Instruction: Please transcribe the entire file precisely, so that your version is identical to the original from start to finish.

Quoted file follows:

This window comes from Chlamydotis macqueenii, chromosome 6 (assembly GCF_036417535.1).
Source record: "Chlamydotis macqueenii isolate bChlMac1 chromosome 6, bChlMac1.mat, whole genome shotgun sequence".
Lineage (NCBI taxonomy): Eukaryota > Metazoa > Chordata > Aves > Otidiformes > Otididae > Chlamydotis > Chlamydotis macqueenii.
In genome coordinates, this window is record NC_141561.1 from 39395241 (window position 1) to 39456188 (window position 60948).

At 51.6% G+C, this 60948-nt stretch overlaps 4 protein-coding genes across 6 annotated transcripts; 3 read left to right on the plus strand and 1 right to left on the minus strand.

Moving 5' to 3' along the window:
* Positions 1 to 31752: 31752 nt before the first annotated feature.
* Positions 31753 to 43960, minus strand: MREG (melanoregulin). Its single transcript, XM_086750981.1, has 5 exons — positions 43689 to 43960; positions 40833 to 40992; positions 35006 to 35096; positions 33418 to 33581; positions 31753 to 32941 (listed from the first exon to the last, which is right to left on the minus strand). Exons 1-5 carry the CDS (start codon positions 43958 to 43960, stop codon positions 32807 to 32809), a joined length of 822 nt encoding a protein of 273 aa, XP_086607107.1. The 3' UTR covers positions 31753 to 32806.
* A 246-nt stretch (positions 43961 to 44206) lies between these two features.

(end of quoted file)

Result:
This window comes from Chlamydotis macqueenii, chromosome 6 (assembly GCF_036417535.1).
Source record: "Chlamydotis macqueenii isolate bChlMac1 chromosome 6, bChlMac1.mat, whole genome shotgun sequence".
Lineage (NCBI taxonomy): Eukaryota > Metazoa > Chordata > Aves > Otidiformes > Otididae > Chlamydotis > Chlamydotis macqueenii.
In genome coordinates, this window is record NC_141561.1 from 39395241 (window position 1) to 39456188 (window position 60948).

At 51.6% G+C, this 60948-nt stretch overlaps 4 protein-coding genes across 6 annotated transcripts; 3 read left to right on the plus strand and 1 right to left on the minus strand.

Moving 5' to 3' along the window:
* Positions 1 to 31752: 31752 nt before the first annotated feature.
* Positions 31753 to 43960, minus strand: MREG (melanoregulin). Its single transcript, XM_086750981.1, has 5 exons — positions 43689 to 43960; positions 40833 to 40992; positions 35006 to 35096; positions 33418 to 33581; positions 31753 to 32941 (listed from the first exon to the last, which is right to left on the minus strand). Exons 1-5 carry the CDS (start codon positions 43958 to 43960, stop codon positions 32807 to 32809), a joined length of 822 nt encoding a protein of 273 aa, XP_086607107.1. The 3' UTR covers positions 31753 to 32806.
* A 246-nt stretch (positions 43961 to 44206) lies between these two features.